The Extensible Firmware Interface (EFI) is a specification that defines a software interface between an operating system and platform firmware. EFI is intended as a significantly improved replacement of the old legacy BIOS firmware interface historically used by all IBM PC compatible personal computers. The EFI specification was originally developed by Intel, and is now managed by the Unified EFI Forum and is officially known as Unified EFI (UEFI).
The original motivation for EFI came during early development of the first Intel-HP Itanium systems in the mid-1990s. PC BIOS limitations (16-bit processor mode, 1 MB addressable space, PC AT hardware dependencies, etc.) were seen as clearly unacceptable for the larger server platforms Itanium was targeting. The initial effort to address these concerns was initially called Intel Boot Initiative and was later renamed to EFI.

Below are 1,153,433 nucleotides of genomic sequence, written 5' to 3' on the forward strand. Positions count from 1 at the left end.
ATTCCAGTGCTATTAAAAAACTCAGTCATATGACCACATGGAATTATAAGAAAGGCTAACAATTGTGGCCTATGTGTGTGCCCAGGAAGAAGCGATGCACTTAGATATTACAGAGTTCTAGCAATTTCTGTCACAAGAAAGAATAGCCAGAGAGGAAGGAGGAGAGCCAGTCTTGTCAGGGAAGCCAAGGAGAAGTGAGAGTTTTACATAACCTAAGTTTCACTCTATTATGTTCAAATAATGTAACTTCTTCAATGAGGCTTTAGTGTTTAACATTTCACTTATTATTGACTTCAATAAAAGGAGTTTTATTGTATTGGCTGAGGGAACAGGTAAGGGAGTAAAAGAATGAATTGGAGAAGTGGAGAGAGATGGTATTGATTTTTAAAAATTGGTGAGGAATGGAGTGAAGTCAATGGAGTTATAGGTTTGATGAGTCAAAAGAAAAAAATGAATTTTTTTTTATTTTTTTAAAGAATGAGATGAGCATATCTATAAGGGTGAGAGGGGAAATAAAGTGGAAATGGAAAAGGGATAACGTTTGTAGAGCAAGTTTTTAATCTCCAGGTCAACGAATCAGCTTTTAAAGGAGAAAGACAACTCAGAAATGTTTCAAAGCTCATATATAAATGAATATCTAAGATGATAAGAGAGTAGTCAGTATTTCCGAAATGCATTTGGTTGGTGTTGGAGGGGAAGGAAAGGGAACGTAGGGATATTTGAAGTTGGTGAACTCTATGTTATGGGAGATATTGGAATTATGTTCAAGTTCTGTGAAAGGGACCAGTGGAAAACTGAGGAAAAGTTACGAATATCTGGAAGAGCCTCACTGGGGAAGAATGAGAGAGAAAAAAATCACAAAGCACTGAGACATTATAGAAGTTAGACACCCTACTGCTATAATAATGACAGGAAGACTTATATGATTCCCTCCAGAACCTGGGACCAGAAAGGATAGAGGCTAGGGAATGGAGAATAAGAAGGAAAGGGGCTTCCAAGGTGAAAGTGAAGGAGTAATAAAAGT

EFI specification 1.02 was released by Intel on December 12, 2000. (Version 1.01 was the original issue; it had incorrect legal and trademark information and was quickly withdrawn.)
EFI specification 1.10 was released by Intel on December 1, 2002. It included the EFI driver model as well as several minor enhancements to 1.02.
In 2005, Intel contributed this specification to the UEFI Forum, who is now responsible for its development and promotion. EFI was renamed to Unified EFI (UEFI) to reflect this; most documentation uses both terms interchangeably.
The UEFI Forum released version 2.1 of the UEFI specification on January 7, 2007; as of March 2007, it is the latest publicly available specification. It added and improved cryptography, network authentication, and the User Interface Architecture (Human Interface Infrastructure in UEFI).